We managed to clean up and make it to church on Easter Sunday.  Somehow Alexe let use go without a family sit-down picture this year, something she usually tries to capture on the few occasions when we collectively dress up, so here are a couple I snapped of the kids at church.   Someone decided the kids shouldn't have their arts and crafts time during the sermon this Sunday, so our quiet sitting side by side holding hands and not having to do anything for an hour that we know and love turned into an hour of wrestling with two veritable bags full of puppies, in the worst setting possible.

Followed by a lovely family walk in the squishy avenues running through the neighboring forest.

Yesterday I decided to tackle the rear axle seal on the tractor.  I bought it with a bad leak on the right rear tire, knowing it needed to be fixed.  The dealership priced the job at $800+, so I ordered the $30 seal, looked over the parts diagrams, and dove in.

It was frustrating as hell.  First, to get the axle out, you need to take half the back of the tractor off.  Lots of very tight, very large bolts later, you find that there are two levers, pressed onto steel shafts, and pinned in place with roll pins, that must be removed before the tractor will come apart.  Those roll pins, (exactly what it sounds like, hard steel rolled into a pin shape, and driven into a hole, so that the steel is actively compressed as it goes in.  The only way to get these things out is with lots of hard pounding,) were right up against the cast transmission body, with nowhere to get even a small hammer swing in.

When the sun set I was stuck, with everything broken down, and those pins not moving.  

After everyone went to bed I went out to the shop and machined a three foot long punch that would reach through the mess of hydraulic lines and snake in next to the transmission, and was able to get a good whack on the end of it.  Working in the dark, with a head lamp, each pin took almost 20 minutes of pounding to get completely free.

With the pins out the levers didn't just slide off those shafts, oh no.  They happened to be pressed on, and it took a whole bunch of pounding and torch heat to break them free.  With those off, the axle housing fell off the back of the tractor, onto the wooden platform I had waiting for it, and I went to bed.

And woke up to this.  Pull a snap ring off the end of the axle, it slides out, replace the seal, and reassemble.  That step took all of 5 minutes.  Then off course it was re-assemble time, and holy crap, it took just as long to get those levers back onto those rods.  No idea why they are machined to such a tight tolerance, they are simply pivot points, and the roll pins, (replaced with snap locks, there's no reason to put those roll pins back in there,) act as a lock between the pivot piece and the shaft.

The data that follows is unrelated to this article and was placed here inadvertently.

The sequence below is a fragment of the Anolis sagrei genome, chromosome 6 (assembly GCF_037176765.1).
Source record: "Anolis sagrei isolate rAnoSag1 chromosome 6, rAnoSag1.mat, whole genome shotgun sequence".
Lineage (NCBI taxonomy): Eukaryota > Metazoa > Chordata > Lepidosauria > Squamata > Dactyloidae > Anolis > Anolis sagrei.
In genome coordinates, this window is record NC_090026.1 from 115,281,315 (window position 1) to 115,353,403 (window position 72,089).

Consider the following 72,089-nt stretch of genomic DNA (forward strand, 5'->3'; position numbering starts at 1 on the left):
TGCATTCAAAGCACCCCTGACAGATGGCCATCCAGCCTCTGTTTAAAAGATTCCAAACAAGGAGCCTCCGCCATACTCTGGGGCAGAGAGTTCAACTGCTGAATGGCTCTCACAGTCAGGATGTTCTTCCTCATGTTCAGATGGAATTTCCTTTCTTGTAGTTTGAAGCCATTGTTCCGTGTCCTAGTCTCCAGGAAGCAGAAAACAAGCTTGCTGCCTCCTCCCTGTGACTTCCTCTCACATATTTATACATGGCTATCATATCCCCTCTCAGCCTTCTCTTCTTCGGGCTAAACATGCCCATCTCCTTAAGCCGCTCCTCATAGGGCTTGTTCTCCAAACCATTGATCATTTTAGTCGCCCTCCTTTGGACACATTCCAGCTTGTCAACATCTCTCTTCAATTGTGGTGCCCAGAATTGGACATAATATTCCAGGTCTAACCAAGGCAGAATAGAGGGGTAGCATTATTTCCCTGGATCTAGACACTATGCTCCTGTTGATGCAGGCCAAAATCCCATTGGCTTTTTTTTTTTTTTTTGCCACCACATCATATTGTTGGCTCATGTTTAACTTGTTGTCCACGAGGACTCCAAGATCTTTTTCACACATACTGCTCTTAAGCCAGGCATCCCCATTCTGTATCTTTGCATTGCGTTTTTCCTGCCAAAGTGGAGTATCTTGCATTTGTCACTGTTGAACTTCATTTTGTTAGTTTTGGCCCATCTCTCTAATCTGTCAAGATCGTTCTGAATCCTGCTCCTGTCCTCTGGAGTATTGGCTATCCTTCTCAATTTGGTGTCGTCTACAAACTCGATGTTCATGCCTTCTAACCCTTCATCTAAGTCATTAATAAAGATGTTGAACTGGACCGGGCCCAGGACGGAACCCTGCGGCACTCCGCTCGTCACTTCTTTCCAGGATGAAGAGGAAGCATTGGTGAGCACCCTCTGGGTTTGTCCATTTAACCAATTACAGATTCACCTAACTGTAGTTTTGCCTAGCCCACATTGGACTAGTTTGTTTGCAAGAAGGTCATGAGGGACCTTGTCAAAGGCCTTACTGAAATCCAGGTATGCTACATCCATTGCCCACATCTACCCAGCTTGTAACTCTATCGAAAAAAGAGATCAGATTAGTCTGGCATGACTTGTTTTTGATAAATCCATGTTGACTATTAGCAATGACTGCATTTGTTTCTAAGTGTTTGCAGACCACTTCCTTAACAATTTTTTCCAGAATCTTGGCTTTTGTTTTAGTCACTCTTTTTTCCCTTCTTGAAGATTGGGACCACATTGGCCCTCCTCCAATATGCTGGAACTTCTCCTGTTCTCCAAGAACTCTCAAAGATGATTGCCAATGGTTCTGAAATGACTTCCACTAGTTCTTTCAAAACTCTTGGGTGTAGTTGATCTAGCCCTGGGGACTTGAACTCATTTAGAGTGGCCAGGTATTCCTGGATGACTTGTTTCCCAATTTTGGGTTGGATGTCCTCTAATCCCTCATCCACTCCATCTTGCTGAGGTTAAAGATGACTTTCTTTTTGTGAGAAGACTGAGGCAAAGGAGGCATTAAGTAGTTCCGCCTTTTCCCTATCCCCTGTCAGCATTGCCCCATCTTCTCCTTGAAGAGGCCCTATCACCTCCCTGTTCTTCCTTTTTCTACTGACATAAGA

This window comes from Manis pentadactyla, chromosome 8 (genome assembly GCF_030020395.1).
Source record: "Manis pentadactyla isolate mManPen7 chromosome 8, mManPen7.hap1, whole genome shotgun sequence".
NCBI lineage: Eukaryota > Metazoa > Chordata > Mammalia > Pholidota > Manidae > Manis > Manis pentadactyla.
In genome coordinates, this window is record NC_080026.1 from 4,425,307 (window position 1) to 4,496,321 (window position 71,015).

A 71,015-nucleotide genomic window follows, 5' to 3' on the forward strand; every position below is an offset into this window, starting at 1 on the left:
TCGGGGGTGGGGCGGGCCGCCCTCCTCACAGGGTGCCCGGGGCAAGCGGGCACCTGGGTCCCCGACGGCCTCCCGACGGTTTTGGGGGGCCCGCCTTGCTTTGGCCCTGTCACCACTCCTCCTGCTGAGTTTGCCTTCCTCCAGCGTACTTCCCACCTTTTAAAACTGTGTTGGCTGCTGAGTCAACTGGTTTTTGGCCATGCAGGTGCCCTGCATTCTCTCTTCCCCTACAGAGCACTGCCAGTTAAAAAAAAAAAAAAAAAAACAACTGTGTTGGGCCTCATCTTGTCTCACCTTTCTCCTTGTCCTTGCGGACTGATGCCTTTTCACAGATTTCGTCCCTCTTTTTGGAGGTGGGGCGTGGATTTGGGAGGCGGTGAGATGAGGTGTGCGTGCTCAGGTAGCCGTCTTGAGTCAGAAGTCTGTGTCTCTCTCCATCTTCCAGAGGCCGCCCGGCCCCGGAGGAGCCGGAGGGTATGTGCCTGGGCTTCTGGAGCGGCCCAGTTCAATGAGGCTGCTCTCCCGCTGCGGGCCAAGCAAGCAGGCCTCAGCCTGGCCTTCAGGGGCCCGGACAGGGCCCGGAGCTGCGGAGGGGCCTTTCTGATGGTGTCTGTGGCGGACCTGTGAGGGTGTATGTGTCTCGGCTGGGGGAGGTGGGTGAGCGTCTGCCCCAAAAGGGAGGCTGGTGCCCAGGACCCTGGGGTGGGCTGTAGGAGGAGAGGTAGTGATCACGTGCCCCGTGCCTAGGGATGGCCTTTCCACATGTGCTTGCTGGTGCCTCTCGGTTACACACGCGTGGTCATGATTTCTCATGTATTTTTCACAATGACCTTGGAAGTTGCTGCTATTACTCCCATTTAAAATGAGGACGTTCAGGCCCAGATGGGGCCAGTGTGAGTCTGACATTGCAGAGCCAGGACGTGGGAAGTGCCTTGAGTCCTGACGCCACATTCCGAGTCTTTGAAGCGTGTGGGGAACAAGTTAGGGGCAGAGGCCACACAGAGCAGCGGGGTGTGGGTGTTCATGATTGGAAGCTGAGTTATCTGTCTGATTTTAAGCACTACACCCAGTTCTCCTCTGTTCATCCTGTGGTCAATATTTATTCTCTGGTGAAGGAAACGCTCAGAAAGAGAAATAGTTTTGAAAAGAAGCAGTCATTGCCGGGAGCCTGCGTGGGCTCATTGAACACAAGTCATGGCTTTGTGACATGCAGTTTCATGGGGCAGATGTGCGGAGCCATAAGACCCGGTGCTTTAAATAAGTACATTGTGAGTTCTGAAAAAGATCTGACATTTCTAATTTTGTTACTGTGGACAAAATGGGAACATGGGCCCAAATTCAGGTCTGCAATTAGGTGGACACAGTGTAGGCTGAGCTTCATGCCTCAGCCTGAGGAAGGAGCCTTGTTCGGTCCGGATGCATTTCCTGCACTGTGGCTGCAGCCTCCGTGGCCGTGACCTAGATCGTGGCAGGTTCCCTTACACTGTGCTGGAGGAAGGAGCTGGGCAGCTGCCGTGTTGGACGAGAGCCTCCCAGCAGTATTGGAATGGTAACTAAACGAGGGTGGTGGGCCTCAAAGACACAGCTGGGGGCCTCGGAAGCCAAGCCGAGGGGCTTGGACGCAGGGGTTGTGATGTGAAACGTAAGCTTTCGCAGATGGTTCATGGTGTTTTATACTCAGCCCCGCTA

Anyway, the tractor's back up and running, parked int he driveway in one piece, and a day and a half later, I "saved" about $700, after hydraulic flui, the seal, and a new set of impact sockets.

Meanwhile, Alexe and Annaliese added a little color to Annaliese's bedroom.  

And this afternoon, with the tractor back in one piece and the store doing well, Alexe and I left our worries behind, popped the kids in the station wagon, and went to see how our collection of old houses in the surrounding countryside, each properties that at one time we tried to buy and were refused, are doing.  Any one of these could have been where we ended up and poured our energies over the past six years, but though empty, all are not on the market because the many inheritors cannot agree on what to do with their ancestor's homes.  Nuts how common this is around here, and how many beautiful houses are rotting down because of it.

Alexe popped out to take a picture of one of the country churches.  The kids snoozed in the back.  When we came home, a couple hours later, Alexe had chattered her heart out, the kids maintained their groggy state through dinner and almost all the way to bed, and I had time for a bath, to try to get the last of the hydraulic fluid off me.

The new roof is sitting in the driveway, (another project I thought I would just pay to have done, but after looking over the quotes for $20k+, I spent the $3,300 on materials,) and will likely be the next project, unless it rains tomorrow.  Plenty of boring finish work to do inside if it does.